Mr. Shavit doesn’t just blame Bush.  He goes after “the Republicans” for failing to act against Iran.

The Republican Party could have done that in 2003 or 2005 or 2007. But Republican leaders squandered the opportunity. Worse still, the United States got bogged down in Iraq and Afghanistan and that sucked all the oxygen out of America’s lungs. Mr. Bush passed on to Mr. Obama a nation that had lost much of the resolve it had possessed. When faced with a real threat to world peace, America’s will was spent. It had evaporated in the violent streets of Basra and Baghdad.

There is no mention of the left’s anti-war campaign–it was just Bush’s mess–nor of the fact that we won the war in Iraq, decimated al Qaeda, and so frightened Iran that Tehran may have voluntarily suspended its nuclear program following our invasion in 2003, the very year, as luck would have it, that Qadaffi terminated his nuclear efforts.

Mr. Shavit grants that Obama has made a few errors himself, but argues that it’s not his fault:

He ignored the British, French, Israelis, Egyptians and Saudis who warned him that he was being naïve and turned his back on the freedom-seeking Iranian masses in June 2009. When Mr. Obama finally endorsed assertive diplomacy and punitive sanctions in 2011 and 2012, it was too little, too late.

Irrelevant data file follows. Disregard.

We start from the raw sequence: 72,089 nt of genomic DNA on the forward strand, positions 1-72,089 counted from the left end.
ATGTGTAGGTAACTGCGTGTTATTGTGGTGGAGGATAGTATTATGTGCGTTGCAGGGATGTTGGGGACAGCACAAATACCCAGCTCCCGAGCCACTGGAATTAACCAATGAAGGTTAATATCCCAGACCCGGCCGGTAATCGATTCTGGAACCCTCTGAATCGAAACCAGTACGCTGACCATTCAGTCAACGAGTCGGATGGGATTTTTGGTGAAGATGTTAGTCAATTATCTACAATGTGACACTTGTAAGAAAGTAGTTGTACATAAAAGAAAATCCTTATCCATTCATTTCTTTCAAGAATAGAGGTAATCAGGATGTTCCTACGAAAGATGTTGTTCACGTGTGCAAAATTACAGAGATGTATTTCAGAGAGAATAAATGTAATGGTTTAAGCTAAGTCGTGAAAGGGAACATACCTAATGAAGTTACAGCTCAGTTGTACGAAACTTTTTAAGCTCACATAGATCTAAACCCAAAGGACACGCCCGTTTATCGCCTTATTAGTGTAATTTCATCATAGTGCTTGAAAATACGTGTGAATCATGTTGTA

But Mr. Obama was operating within the smoky ruins of the strategic disaster he had inherited.

One doesn’t have to admire Bush’s strategy–like Obama, he negotiated with Iran and was ready to sign a deal in 2006–to excuse Obama, who came to office believing that Iran’s hostility to us was our own fault, and that once the ayatollahs saw they had a friend in the White House, all would be well.  That hasn’t worked out well for him, or for the United States, or for the millions of Iranians he abandoned in 2009, or for the thousands of American soldiers killed or maimed by Iranian killers and their proxies in the region.

Bush’s Iran policy was a feckless disaster, to be sure.  He thought he would deal with Iran after Iraq and Afghanistan had been brought under control.  He failed to realize that the Iranians (and Syrians) could not tolerate American victories on their borders, and that it was folly to postpone a serious strategy against the tyrants in Tehran.  Just look at Iraq today, where the slaughter exceeds that in Syria.  Is that the result of “too little, too late?”  Hardly.  It’s the result of Obama’s “turn tail and run” in Iraq and Afghanistan, elements in a broader retreat from the region.

Hard to blame that policy on Bush.